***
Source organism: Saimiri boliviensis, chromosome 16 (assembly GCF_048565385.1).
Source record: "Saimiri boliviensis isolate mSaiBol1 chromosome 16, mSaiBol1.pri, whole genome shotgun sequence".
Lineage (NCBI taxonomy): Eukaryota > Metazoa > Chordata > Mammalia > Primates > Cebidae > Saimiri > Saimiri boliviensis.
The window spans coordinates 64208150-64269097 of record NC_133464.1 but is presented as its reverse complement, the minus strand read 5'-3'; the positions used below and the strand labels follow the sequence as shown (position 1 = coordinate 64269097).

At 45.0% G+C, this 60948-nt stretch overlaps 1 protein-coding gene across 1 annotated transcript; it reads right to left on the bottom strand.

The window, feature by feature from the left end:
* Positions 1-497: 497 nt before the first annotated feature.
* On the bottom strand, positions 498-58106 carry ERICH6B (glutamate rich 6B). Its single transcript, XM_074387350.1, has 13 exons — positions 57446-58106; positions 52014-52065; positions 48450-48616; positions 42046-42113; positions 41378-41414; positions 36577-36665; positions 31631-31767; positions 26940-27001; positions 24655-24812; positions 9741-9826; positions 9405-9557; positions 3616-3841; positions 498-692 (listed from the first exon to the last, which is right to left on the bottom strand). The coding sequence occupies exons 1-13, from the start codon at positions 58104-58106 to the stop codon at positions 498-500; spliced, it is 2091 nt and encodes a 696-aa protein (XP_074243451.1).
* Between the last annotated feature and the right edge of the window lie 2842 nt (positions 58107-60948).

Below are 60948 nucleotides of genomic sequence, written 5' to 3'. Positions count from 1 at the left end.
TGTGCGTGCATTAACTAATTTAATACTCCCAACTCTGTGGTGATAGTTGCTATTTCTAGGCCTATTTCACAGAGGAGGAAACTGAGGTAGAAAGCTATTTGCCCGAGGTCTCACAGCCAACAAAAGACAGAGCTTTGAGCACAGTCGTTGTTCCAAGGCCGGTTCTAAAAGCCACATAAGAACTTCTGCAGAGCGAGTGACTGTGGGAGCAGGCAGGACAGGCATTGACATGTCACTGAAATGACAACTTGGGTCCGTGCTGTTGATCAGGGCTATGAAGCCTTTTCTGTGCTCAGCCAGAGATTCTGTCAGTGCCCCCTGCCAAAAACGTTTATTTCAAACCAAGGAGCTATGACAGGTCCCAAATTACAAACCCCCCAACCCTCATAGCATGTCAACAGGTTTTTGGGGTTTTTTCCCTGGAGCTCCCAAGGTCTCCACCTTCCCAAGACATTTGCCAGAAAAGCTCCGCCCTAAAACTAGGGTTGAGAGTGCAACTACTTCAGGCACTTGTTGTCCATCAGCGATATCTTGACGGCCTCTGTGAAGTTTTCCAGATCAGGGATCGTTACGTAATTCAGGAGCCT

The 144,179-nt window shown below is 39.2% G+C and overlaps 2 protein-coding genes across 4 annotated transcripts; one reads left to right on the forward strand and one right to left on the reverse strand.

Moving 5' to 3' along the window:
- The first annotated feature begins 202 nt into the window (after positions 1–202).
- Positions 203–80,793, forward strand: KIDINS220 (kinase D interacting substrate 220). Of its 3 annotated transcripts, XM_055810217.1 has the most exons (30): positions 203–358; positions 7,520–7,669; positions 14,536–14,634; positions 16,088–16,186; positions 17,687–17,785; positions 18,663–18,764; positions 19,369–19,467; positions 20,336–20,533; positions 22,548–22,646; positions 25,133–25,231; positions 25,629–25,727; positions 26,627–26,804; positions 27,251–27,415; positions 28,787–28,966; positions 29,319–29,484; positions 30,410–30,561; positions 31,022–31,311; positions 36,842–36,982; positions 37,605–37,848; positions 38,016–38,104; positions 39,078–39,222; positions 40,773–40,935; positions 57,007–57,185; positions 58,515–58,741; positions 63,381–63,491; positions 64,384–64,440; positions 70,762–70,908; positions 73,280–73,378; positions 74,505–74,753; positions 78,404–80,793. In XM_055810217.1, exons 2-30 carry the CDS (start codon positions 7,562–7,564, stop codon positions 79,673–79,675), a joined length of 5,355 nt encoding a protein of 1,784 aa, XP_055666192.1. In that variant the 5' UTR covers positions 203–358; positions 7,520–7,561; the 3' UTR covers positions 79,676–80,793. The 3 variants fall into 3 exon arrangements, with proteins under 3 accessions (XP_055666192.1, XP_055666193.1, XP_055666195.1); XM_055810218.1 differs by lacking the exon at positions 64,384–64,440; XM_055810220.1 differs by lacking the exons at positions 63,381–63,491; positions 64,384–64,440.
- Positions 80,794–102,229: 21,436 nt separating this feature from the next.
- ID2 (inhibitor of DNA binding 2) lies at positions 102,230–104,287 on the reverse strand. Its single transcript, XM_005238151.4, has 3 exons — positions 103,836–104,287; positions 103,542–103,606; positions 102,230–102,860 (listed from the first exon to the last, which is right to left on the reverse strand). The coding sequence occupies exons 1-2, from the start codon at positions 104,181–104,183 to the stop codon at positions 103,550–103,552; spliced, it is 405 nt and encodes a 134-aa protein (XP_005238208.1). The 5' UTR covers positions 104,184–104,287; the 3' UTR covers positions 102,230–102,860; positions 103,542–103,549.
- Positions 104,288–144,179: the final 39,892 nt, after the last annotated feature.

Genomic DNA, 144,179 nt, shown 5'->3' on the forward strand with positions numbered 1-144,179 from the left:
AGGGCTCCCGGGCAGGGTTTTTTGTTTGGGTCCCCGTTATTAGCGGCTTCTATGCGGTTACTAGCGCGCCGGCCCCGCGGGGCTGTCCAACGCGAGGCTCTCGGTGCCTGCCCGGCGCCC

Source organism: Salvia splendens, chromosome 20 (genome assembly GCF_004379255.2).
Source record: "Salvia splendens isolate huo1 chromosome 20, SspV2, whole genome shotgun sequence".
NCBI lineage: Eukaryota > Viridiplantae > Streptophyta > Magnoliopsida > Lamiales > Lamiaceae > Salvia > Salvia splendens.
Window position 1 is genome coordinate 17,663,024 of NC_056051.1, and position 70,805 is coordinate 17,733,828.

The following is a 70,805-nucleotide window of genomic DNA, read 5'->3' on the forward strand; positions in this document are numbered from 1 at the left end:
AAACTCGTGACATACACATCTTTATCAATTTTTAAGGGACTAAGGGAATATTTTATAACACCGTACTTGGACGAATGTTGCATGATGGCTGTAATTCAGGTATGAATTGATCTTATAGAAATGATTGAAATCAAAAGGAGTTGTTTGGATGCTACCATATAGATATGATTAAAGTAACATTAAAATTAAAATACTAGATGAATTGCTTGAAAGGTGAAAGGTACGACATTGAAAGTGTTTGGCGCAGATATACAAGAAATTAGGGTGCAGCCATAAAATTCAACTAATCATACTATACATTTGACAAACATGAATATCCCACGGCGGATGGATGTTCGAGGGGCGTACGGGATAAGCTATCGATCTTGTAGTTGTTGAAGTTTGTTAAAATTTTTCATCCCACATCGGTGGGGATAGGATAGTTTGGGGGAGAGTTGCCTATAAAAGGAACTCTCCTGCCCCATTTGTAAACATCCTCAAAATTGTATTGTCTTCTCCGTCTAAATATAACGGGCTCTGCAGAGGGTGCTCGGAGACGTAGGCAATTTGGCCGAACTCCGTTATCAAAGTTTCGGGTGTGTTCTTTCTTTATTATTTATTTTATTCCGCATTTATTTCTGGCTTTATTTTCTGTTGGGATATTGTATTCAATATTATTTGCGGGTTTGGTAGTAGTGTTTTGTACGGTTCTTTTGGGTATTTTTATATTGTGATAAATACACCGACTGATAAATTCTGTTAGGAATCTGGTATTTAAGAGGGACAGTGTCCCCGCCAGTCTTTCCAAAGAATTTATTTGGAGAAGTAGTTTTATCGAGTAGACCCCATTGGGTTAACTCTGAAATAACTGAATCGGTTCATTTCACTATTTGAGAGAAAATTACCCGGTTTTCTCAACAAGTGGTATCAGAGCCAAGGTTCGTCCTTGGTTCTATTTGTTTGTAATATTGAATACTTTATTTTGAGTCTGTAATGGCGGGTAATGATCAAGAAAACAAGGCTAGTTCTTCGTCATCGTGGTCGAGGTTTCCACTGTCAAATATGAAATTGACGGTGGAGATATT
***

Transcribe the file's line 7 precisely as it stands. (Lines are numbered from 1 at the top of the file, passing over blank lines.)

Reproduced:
* Positions 1-497: 497 nt before the first annotated feature.